Kevin Lipsky, a packaging machinery lecturer at the University of Wisconsin-Stout, echoes Henry’s comments that his incoming students don’t realize the role conveyors play because they’re not on their radar.
“In general, most students don’t realize or forget about conveying and moving package materials from one process to another,” Lipsky says. “I think it’s because they lack production experience. If they saw and heard more about the intricacies tied to moving things from one process to another, they would have a better appreciation and feel for them.”
UW-Stout’s Bachelor of Science degree in packaging aims to prepare students for technical or management responsibilities in the packaging industry. The degree program emphasizes the application of theory to strengthen problem-solving abilities. Lipsky says the program also focuses on hands-on engineering skills for improving processes and developing packaging materials.
Lipsky has some smaller conveyors in his classroom for students to work on and gain an understanding of their role in manufacturing.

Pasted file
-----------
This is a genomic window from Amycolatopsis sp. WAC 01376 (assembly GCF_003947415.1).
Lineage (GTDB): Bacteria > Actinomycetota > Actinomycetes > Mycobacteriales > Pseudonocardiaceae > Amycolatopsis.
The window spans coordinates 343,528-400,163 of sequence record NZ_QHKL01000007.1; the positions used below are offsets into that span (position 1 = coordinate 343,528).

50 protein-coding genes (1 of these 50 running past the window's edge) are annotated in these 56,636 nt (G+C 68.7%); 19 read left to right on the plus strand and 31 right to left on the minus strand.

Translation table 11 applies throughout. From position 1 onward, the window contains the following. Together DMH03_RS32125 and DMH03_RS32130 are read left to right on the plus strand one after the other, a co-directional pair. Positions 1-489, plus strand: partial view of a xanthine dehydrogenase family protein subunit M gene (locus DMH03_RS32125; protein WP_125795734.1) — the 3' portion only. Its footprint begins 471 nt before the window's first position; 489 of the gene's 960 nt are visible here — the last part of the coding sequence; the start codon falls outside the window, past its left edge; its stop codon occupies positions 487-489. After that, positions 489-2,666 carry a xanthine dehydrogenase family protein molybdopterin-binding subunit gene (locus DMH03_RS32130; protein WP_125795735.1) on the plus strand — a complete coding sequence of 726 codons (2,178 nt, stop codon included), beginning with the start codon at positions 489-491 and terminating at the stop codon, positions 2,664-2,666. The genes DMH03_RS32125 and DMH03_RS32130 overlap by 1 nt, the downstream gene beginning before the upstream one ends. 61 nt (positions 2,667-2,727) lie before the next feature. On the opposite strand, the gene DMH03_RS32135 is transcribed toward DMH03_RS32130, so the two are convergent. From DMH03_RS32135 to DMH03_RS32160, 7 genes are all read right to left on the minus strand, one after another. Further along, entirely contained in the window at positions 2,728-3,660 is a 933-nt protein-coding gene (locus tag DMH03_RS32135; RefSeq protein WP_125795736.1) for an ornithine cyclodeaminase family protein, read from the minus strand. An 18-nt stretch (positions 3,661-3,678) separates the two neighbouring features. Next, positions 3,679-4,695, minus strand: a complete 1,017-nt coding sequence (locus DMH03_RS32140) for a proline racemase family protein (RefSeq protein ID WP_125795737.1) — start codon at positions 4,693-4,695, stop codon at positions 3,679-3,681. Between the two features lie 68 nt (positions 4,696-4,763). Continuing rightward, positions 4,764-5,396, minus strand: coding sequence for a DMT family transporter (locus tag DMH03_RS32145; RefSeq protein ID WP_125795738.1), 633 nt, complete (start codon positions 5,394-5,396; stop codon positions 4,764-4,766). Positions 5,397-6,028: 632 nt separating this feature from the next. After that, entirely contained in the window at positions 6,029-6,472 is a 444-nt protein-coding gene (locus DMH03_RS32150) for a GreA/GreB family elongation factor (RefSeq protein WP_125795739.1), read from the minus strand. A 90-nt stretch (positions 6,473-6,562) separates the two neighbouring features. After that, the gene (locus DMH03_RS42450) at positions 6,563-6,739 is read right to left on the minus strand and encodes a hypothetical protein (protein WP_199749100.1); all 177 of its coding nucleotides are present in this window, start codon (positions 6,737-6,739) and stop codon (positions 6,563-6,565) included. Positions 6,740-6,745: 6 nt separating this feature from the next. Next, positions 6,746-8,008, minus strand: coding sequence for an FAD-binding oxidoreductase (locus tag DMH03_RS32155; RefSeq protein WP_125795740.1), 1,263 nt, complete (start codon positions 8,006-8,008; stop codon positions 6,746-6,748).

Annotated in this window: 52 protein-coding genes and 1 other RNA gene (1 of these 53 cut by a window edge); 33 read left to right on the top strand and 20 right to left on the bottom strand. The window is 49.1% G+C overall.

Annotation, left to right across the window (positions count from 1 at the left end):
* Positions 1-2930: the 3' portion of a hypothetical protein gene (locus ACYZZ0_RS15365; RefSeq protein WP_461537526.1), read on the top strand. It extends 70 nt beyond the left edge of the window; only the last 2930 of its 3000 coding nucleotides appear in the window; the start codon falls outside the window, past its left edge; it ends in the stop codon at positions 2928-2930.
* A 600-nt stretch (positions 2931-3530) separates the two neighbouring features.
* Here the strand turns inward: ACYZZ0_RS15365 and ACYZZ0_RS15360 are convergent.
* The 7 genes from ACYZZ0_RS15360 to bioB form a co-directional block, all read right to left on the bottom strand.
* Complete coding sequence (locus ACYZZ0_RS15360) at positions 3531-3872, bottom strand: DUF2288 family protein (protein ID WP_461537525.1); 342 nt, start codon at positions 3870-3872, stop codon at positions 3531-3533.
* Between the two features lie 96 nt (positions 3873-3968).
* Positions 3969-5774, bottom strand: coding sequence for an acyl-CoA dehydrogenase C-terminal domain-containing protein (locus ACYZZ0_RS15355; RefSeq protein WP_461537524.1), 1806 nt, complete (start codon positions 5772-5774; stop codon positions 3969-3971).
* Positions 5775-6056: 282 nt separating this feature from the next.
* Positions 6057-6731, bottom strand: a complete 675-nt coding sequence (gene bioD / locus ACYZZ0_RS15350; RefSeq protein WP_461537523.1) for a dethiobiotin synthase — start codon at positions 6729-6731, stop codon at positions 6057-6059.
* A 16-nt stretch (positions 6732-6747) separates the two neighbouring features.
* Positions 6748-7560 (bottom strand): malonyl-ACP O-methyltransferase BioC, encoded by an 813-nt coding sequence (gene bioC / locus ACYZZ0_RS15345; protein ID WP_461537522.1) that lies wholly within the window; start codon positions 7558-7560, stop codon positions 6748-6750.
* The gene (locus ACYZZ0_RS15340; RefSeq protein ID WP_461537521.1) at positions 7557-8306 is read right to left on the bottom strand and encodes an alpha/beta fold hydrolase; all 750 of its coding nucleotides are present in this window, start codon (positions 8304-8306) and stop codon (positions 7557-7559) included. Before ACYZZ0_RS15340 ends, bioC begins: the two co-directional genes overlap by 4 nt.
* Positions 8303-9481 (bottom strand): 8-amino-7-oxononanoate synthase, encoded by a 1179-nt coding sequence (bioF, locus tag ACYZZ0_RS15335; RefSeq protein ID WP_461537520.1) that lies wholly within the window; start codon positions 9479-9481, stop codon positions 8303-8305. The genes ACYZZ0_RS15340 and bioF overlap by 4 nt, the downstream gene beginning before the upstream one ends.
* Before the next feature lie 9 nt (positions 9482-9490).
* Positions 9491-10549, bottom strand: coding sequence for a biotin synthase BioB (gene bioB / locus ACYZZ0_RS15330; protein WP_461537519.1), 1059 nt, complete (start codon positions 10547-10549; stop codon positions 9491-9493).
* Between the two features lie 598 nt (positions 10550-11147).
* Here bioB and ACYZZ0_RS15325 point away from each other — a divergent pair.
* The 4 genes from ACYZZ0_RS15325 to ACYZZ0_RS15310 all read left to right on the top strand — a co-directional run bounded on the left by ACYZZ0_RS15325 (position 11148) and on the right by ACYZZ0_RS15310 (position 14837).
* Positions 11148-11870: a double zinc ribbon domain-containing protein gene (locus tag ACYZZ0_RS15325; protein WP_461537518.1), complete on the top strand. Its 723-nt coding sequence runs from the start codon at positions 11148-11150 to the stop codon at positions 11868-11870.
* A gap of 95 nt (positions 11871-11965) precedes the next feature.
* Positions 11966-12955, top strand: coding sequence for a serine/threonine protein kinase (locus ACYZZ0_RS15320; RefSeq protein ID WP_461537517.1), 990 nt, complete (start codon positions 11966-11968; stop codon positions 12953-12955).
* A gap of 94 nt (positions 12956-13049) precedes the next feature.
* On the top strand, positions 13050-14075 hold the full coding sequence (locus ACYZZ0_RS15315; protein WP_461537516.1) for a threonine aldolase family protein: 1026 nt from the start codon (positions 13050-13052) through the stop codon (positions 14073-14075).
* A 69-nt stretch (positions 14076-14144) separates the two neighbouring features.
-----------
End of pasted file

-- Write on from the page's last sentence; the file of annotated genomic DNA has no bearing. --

“It’s vital for students to handle conveyors and see what capabilities they bring in moving product and syncing up with various inspection equipment,” Lipsky explains. “Support from the industry is important; donations of well-designed conveyors are always welcomed as a way to invest in the future workforce. If you can put a tool in the students’ hands, they have fun with it and come up with creative idea and innovations.”
UW-Stout is just one of a growing number of higher-education institutions offering packaging-related degree programs. According to the Association of Packaging and Processing Technologies (PMMI), a trade organization for the packaging and processing industry, 63 colleges and universities offer packaging degree programs.
Lipsky says the job outlook for his students is promising, as many graduate with job offers in hand.
According to recent data from The Packaging School, the average starting salary for packaging science majors is $61,500; packaging science is also the fifth fastest growing college major
“There are a lot of career growth opportunities in packaging,” Lipsky points out. “We have to convince young people, as well as their parents, that factories aren’t just dark places with lousy jobs; they are places to make good livings with opportunities to advance.”
“Some people insist technical degrees are somehow beneath typical liberal arts degrees that don’t really teach anything specific,” Henry adds. “But here are many students coming out of two-year programs with job offers that make my jaw drop.”